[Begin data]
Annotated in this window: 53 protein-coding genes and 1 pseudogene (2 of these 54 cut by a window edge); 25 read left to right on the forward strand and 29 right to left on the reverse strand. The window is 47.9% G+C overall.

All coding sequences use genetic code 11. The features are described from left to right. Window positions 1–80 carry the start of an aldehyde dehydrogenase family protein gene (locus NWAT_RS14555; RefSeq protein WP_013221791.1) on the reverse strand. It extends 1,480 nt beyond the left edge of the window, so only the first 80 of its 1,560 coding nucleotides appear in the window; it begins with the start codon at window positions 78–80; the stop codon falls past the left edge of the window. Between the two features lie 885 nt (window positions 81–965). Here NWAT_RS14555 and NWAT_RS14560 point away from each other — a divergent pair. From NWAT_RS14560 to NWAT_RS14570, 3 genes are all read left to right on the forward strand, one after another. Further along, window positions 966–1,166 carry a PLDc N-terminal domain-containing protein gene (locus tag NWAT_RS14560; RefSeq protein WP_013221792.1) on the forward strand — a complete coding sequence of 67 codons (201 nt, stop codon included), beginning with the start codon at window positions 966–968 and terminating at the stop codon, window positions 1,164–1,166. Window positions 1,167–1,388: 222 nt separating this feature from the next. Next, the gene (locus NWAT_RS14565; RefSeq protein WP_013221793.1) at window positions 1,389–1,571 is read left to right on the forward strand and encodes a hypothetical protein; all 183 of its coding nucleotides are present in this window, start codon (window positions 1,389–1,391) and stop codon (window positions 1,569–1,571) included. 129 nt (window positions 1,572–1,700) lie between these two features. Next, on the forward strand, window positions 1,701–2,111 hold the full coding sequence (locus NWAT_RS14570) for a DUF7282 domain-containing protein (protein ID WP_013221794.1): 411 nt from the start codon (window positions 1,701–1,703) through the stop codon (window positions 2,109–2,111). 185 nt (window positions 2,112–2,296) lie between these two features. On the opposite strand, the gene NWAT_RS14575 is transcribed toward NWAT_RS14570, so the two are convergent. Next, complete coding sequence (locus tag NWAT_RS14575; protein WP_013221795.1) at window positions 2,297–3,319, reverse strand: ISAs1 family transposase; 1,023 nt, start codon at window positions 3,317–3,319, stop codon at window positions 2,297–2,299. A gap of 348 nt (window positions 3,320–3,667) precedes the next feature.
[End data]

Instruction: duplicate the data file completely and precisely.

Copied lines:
Annotated in this window: 53 protein-coding genes and 1 pseudogene (2 of these 54 cut by a window edge); 25 read left to right on the forward strand and 29 right to left on the reverse strand. The window is 47.9% G+C overall.

All coding sequences use genetic code 11. The features are described from left to right. Window positions 1–80 carry the start of an aldehyde dehydrogenase family protein gene (locus NWAT_RS14555; RefSeq protein WP_013221791.1) on the reverse strand. It extends 1,480 nt beyond the left edge of the window, so only the first 80 of its 1,560 coding nucleotides appear in the window; it begins with the start codon at window positions 78–80; the stop codon falls past the left edge of the window. Between the two features lie 885 nt (window positions 81–965). Here NWAT_RS14555 and NWAT_RS14560 point away from each other — a divergent pair. From NWAT_RS14560 to NWAT_RS14570, 3 genes are all read left to right on the forward strand, one after another. Further along, window positions 966–1,166 carry a PLDc N-terminal domain-containing protein gene (locus tag NWAT_RS14560; RefSeq protein WP_013221792.1) on the forward strand — a complete coding sequence of 67 codons (201 nt, stop codon included), beginning with the start codon at window positions 966–968 and terminating at the stop codon, window positions 1,164–1,166. Window positions 1,167–1,388: 222 nt separating this feature from the next. Next, the gene (locus NWAT_RS14565; RefSeq protein WP_013221793.1) at window positions 1,389–1,571 is read left to right on the forward strand and encodes a hypothetical protein; all 183 of its coding nucleotides are present in this window, start codon (window positions 1,389–1,391) and stop codon (window positions 1,569–1,571) included. 129 nt (window positions 1,572–1,700) lie between these two features. Next, on the forward strand, window positions 1,701–2,111 hold the full coding sequence (locus NWAT_RS14570) for a DUF7282 domain-containing protein (protein ID WP_013221794.1): 411 nt from the start codon (window positions 1,701–1,703) through the stop codon (window positions 2,109–2,111). 185 nt (window positions 2,112–2,296) lie between these two features. On the opposite strand, the gene NWAT_RS14575 is transcribed toward NWAT_RS14570, so the two are convergent. Next, complete coding sequence (locus tag NWAT_RS14575; protein WP_013221795.1) at window positions 2,297–3,319, reverse strand: ISAs1 family transposase; 1,023 nt, start codon at window positions 3,317–3,319, stop codon at window positions 2,297–2,299. A gap of 348 nt (window positions 3,320–3,667) precedes the next feature.